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HomeUncategorizedStranger things: Weird and wonderful

Stranger things: Weird and wonderful

In the latest edition of bizarre things going viral, a video of a street vendor at a night market in China has internet users hooked. Why? Because he’s seen selling a curious culinary creation — stir-fried pebbles, made with small river rocks with chilli, garlic, purple perilla and rosemary. To savour this odd delicacy, you suck on the stones. Later, you can take them back home and prepare their own delicacies.

Stir-fried pebbles, made with small river rocks with chilli, garlic, purple perilla and rosemary
Stir-fried pebbles, made with small river rocks with chilli, garlic, purple perilla and rosemary

Backstory: Suo diu, as it is called, is a traditional dish from central China’s Hubei, and goes back centuries. In another recent instance of culinary peculiarness, Spanish Michelin-star chef David Muñoz added a unique dish called shirako — prepared with fish semen — to his menu.

While one person’s strange might be another’s special, culinary trysts with unlikely ingredients can certainly bring a sense of adventure to dining. And Indian chefs are no strangers to the thrill, gladly widening their horizons to specialties from across the world and India. “Stand-alone restaurants are usually afraid but we used to make risotto with squid ink, a very interesting and unusual ingredient, and it was loved by our guests,” shares Ashish Singh, Gurugram-based corporate chef. “The most bizarre dish that I have tasted is one made with goat testicles but I somehow have not developed a taste for it.”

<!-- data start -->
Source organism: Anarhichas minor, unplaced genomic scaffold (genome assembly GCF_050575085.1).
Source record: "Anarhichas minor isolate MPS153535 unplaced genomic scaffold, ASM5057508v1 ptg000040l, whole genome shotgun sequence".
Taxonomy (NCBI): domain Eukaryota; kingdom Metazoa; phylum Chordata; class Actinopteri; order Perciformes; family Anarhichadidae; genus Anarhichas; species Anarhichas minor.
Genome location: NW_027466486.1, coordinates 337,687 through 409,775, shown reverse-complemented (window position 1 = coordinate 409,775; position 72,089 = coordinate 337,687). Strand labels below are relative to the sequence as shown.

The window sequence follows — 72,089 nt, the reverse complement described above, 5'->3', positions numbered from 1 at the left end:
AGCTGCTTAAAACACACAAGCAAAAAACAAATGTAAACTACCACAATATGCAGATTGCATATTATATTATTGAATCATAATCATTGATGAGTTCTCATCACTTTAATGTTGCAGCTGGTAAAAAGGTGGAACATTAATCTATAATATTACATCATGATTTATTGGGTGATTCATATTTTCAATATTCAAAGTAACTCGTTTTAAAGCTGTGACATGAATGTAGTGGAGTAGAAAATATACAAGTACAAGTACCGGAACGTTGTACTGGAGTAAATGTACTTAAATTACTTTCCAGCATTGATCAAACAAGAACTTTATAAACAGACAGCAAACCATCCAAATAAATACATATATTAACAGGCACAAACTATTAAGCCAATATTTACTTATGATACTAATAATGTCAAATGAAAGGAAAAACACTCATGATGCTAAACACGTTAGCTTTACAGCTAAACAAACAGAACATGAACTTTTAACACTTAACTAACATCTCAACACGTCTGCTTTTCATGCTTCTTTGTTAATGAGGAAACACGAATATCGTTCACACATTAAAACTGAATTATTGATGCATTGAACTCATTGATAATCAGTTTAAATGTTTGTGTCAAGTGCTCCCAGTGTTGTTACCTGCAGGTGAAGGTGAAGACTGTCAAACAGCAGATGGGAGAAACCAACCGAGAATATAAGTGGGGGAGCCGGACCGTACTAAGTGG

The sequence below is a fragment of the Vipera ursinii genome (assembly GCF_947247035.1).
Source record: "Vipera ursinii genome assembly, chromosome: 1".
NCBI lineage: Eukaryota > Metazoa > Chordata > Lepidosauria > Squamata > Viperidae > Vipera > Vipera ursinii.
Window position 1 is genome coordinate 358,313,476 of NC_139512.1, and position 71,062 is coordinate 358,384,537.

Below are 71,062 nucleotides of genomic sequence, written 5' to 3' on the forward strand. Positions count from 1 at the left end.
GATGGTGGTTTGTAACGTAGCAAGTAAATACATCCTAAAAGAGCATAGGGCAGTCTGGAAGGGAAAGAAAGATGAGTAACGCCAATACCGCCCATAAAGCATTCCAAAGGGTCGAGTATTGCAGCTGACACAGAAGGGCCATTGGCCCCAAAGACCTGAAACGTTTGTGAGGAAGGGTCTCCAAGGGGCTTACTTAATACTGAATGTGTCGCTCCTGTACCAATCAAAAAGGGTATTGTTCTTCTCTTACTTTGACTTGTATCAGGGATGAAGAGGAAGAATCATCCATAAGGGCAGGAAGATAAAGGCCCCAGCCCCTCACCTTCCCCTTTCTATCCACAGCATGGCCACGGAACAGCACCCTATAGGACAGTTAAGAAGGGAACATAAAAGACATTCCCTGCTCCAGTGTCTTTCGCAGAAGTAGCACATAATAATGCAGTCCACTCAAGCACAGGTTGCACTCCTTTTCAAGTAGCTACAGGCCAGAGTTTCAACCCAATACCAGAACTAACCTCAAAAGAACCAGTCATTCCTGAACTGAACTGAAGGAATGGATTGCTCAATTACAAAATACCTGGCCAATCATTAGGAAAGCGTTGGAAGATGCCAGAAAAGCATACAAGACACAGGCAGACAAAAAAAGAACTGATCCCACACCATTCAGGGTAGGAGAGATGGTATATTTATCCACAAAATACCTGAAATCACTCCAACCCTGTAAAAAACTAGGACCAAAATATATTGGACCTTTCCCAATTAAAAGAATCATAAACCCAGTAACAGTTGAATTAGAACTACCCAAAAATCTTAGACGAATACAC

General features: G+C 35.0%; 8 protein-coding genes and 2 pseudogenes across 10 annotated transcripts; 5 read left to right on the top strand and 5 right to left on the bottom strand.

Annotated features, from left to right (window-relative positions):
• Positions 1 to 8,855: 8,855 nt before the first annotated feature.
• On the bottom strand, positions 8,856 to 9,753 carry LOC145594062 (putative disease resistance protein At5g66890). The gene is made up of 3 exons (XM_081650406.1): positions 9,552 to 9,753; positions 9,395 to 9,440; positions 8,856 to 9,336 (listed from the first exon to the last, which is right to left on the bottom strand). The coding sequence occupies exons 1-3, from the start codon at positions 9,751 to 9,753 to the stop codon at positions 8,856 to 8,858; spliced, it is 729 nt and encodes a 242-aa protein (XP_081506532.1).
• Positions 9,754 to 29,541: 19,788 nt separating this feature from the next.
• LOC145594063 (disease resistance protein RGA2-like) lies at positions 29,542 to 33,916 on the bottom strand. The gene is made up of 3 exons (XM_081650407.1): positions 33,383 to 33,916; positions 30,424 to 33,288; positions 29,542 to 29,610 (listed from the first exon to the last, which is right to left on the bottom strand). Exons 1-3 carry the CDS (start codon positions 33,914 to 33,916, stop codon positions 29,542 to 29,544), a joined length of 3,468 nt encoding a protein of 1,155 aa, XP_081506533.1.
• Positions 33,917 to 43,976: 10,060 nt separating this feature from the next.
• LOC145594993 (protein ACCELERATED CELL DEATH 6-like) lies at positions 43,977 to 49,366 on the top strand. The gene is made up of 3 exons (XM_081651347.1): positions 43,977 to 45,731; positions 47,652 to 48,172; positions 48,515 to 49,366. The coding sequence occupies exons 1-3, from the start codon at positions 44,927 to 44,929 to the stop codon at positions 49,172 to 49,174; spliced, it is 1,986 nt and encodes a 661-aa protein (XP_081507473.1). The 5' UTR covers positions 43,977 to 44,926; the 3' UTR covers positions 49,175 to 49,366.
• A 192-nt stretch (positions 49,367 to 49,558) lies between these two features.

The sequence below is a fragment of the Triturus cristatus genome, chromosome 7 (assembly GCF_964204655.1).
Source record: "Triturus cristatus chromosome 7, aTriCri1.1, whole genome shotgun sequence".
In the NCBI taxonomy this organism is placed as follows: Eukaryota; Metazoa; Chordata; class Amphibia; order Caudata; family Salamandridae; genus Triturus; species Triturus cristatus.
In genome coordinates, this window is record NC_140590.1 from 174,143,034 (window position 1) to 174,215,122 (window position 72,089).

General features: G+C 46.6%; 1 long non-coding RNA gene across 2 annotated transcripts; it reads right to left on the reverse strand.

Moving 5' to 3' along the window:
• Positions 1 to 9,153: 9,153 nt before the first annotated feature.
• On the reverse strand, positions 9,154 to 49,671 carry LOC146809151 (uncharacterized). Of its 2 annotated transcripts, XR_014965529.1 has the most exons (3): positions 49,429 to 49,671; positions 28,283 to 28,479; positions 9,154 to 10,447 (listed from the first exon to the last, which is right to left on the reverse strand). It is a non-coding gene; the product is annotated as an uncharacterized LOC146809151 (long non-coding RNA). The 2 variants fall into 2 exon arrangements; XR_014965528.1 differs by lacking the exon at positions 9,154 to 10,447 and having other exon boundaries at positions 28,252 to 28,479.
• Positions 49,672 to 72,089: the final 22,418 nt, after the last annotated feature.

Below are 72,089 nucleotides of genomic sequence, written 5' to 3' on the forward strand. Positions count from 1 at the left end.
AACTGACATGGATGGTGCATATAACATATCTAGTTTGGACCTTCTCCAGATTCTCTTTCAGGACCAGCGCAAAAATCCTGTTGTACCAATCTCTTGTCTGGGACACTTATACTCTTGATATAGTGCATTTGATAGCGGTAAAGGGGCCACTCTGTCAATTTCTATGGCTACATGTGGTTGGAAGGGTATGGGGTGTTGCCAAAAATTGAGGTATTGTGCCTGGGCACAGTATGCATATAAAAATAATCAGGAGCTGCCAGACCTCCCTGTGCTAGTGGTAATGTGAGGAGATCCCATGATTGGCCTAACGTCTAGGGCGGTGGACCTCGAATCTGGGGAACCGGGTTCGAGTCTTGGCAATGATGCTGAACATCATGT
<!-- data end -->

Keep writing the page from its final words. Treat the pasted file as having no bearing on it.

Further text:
Not just food, many have also given unique beverages a try. Talking about the unique dishes he has tried on his travels around the world, chef-entrepreneur Tarun Sibal says: “I have tried snake wine in Vietnam. Mezcal with a scorpion was very interesting for me as a consumer. Red ant chutney, known as chapda, was a unique experience.” Sibal owns up to having a love-hate relationship with durian, a fruit that is banned for transportation in most countries due to its overpowering smell.

Offal or nose-to-tail diets — while common and increasingly celebrated as sustainable in many regions across the world — comprise bizarre eating for some. “Bhutwa/bhunni from Uttarakhand, for instance. It is not always about fancy, expensive cuts of the meat to create memorable dishes. Maximum efficiency and zero wastage of meat results in bhunni. If you are an offal lover, it’s for you,” says chef Pawan Bisht about the local delicacy that’s prepared from goat organs such as stomach, liver, blood and intestine. “They are mixed, curried and fried with local spices, giving it a wonderful taste. It is often hailed as a poor man’s celebratory meal,” he ends.

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